Education

It's the Phonics, Stupid

Studying why kids can't read, some teachers have rediscovered a tried-and-true method.

Arnold Ahlert · Jan. 7, 2019

Nothing imperils our nation’s future more than our education system. A reasonably educated populace would have little use for orchestrated polarization, gutter-mouth politics, the cultural sewage that passes for popular entertainment, and the complete abandonment of decency, decorum, and common sense that is now the norm.

Nothing reinforces that norm more effectively than raising a nation of American students who cannot read.

The numbers are stark: 32% of fourth-graders and 24% of eighth-graders aren’t reading at a basic level, while 37% are proficient or advanced, according to the National Assessment of Educational Progress’s (NAEP) 2017 assessment. Remarkably — or is that pathetically — 37% represents the high-water mark for proficiency. When the NAEP began assessing literacy stats in 1992, only 29% of students had proficient or advanced reading skills.

A recent article written by Emily Hanford is a real eye-opener because it inadvertently reveals an astounding level of denial on the part of the Educational Establishment. An Establishment so enamored with “cutting edge” educational theories they have been willing to sacrifice the futures of millions of students to validate them.

It tells the story of Jack Silva, chief academic officer for public schools in Bethlehem, Pennsylvania. In 2015, Silva was deeply concerned that only 56% of third-graders were proficient in reading, according to state tests. In beginning his journey toward improving that outcome, he hit his first ideological roadblock. “One excuse that educators have long offered to explain poor reading performance is poverty,” Hanford writes. “In Bethlehem, a small city in Eastern Pennsylvania that was once a booming steel town, there are plenty of poor families. But there are fancy homes in Bethlehem, too, and when Silva examined the reading scores he saw that many students at the wealthier schools weren’t reading very well either.”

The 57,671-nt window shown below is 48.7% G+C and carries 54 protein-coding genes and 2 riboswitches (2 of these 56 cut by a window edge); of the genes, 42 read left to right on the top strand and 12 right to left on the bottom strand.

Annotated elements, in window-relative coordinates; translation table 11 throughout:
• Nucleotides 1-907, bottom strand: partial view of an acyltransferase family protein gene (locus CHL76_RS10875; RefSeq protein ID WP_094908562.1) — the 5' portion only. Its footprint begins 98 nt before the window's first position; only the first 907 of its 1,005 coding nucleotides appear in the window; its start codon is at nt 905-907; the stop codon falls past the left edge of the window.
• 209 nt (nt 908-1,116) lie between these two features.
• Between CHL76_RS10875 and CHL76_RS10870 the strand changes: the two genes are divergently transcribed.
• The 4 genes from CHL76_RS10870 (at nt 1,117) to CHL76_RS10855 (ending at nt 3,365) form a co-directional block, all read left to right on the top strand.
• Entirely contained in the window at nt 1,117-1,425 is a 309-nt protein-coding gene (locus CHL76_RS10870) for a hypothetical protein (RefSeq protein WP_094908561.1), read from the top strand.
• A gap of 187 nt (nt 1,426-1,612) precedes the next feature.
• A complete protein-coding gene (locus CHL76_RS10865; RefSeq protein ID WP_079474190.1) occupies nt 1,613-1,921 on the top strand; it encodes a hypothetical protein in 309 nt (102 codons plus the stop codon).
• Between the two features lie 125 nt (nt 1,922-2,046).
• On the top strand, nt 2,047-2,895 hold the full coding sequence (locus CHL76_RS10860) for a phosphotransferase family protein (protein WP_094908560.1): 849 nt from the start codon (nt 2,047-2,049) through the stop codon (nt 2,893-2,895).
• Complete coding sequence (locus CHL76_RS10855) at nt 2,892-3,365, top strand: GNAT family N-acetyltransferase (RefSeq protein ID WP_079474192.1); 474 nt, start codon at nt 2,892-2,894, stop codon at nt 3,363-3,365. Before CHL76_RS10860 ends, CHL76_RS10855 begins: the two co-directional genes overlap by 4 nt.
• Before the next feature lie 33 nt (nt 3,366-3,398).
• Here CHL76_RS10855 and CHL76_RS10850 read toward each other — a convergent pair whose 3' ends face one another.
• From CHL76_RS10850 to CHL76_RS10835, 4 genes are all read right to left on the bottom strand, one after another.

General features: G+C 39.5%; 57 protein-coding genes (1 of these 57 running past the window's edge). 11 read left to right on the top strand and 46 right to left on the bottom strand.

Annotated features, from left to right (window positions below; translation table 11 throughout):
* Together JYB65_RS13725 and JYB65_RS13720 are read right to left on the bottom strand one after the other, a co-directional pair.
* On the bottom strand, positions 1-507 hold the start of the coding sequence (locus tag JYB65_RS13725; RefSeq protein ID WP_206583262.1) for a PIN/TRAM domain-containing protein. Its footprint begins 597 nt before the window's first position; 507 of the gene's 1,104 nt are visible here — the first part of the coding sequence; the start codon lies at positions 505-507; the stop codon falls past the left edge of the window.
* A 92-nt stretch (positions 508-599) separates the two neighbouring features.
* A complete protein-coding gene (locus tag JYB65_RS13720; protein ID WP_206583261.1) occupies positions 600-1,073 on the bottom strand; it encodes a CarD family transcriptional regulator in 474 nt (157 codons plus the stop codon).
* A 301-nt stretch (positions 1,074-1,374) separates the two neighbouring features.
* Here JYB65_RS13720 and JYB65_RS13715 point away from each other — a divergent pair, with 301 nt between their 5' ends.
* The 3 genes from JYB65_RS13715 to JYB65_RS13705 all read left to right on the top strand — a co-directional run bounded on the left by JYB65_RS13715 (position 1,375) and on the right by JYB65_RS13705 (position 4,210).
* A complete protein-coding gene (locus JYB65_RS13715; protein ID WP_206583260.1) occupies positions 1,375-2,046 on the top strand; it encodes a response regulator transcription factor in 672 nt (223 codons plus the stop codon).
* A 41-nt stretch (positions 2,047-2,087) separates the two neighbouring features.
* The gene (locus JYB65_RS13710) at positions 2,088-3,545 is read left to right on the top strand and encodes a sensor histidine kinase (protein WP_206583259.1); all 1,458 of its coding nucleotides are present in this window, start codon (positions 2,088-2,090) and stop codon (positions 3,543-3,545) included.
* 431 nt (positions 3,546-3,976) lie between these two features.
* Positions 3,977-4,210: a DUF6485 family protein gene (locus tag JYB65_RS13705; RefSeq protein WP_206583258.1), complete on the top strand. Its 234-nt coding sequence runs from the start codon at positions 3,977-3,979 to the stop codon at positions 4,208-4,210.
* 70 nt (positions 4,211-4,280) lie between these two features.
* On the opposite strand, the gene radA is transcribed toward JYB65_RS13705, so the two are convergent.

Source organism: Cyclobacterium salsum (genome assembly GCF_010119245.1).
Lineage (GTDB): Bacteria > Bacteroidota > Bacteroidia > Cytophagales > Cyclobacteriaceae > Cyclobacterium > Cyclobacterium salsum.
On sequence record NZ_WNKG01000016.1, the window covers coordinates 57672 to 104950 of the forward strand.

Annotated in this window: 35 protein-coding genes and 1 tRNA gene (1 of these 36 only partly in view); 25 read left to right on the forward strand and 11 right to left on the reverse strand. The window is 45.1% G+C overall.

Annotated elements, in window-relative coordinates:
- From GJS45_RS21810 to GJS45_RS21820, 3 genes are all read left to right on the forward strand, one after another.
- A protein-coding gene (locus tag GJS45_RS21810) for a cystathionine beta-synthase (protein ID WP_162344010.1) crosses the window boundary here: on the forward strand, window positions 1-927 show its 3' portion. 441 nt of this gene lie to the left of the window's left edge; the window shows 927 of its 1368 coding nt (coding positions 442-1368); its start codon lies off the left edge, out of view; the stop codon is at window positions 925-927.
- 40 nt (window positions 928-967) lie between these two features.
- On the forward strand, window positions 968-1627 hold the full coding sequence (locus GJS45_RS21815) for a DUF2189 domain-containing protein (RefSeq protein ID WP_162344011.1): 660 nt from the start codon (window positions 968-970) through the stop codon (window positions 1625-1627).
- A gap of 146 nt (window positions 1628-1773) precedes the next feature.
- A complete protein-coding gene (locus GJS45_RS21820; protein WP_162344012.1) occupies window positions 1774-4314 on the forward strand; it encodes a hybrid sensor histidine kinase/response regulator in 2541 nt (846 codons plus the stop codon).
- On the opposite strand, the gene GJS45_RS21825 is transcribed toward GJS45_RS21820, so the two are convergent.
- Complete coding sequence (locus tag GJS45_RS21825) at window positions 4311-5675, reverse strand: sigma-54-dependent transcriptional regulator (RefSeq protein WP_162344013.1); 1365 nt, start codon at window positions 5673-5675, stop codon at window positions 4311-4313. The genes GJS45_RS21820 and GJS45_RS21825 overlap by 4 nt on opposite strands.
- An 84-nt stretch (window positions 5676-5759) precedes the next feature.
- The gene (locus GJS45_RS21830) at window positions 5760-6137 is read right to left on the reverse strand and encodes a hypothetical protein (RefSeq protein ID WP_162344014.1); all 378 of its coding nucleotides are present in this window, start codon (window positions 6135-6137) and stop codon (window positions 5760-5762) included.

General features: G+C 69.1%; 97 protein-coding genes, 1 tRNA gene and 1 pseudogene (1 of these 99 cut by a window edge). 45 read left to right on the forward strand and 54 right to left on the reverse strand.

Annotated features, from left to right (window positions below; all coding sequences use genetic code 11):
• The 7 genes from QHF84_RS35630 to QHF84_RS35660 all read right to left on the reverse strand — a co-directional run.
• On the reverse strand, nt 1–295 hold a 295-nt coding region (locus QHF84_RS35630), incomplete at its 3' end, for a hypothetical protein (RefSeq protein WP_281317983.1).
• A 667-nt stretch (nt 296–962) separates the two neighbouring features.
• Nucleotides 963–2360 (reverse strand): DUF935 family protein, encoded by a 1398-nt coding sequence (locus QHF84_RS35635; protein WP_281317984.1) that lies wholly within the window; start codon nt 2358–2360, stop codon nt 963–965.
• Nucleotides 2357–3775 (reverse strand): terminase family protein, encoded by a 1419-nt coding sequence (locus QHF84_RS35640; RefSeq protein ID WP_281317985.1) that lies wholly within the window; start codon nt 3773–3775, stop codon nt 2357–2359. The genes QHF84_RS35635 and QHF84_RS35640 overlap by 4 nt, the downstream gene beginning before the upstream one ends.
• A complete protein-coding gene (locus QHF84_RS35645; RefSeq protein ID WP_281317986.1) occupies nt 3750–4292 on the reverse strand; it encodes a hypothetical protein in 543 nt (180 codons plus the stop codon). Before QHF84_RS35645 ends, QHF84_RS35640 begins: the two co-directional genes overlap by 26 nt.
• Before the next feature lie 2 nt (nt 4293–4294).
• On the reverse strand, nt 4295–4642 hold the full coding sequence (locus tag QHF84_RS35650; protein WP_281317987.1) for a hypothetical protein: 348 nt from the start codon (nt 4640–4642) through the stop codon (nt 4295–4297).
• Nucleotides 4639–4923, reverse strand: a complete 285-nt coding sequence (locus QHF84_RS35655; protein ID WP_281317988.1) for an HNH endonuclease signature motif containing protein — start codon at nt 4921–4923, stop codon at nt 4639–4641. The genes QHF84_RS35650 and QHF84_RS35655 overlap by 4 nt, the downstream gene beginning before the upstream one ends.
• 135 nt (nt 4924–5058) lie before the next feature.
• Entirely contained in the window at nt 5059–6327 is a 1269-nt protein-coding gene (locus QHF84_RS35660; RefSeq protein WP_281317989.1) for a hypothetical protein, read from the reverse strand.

It seems neither Silva nor Hanford are familiar with Thomas Sowell. In an article published several years ago, Sowell not only debunks the poverty myth, he reveals that the now-infamous minority achievement gap in reading and other academics didn’t exist until the 1950s. And he explains exactly what happened. “The quest for esoteric methods of trying to educate these children proceeds as if such children had never been successfully educated before,” he writes, “when in fact there are concrete examples, both from history and from our own times, of schools that have been successful in educating children from low-income families and from minority families.”

Silva was apparently unfamiliar with those concrete examples, so he tasked his new director of literacy, Kim Harper, with discovering the roots of the ongoing failure.

What she discovered should surprise no one. Attending a professional-development day at one of the district’s lowest-performing elementary schools, Harper learned that actual reading was largely irrelevant. For example, if a child was reading a picture-book story about a “horse” and said “house,” the child was corrected. However, if the child said “pony” that was considered correct — because horse and pony mean the same thing.

Except that they don’t. Moreover, Harper wondered what a child would do if there were no pictures to aid their reading efforts. “The contextual guessing approach is what a lot of teachers in Bethlehem had learned in their teacher preparation programs,” writes Hanford in an updated article for NPR. “What they hadn’t learned is the science that shows how kids actually learn to read.”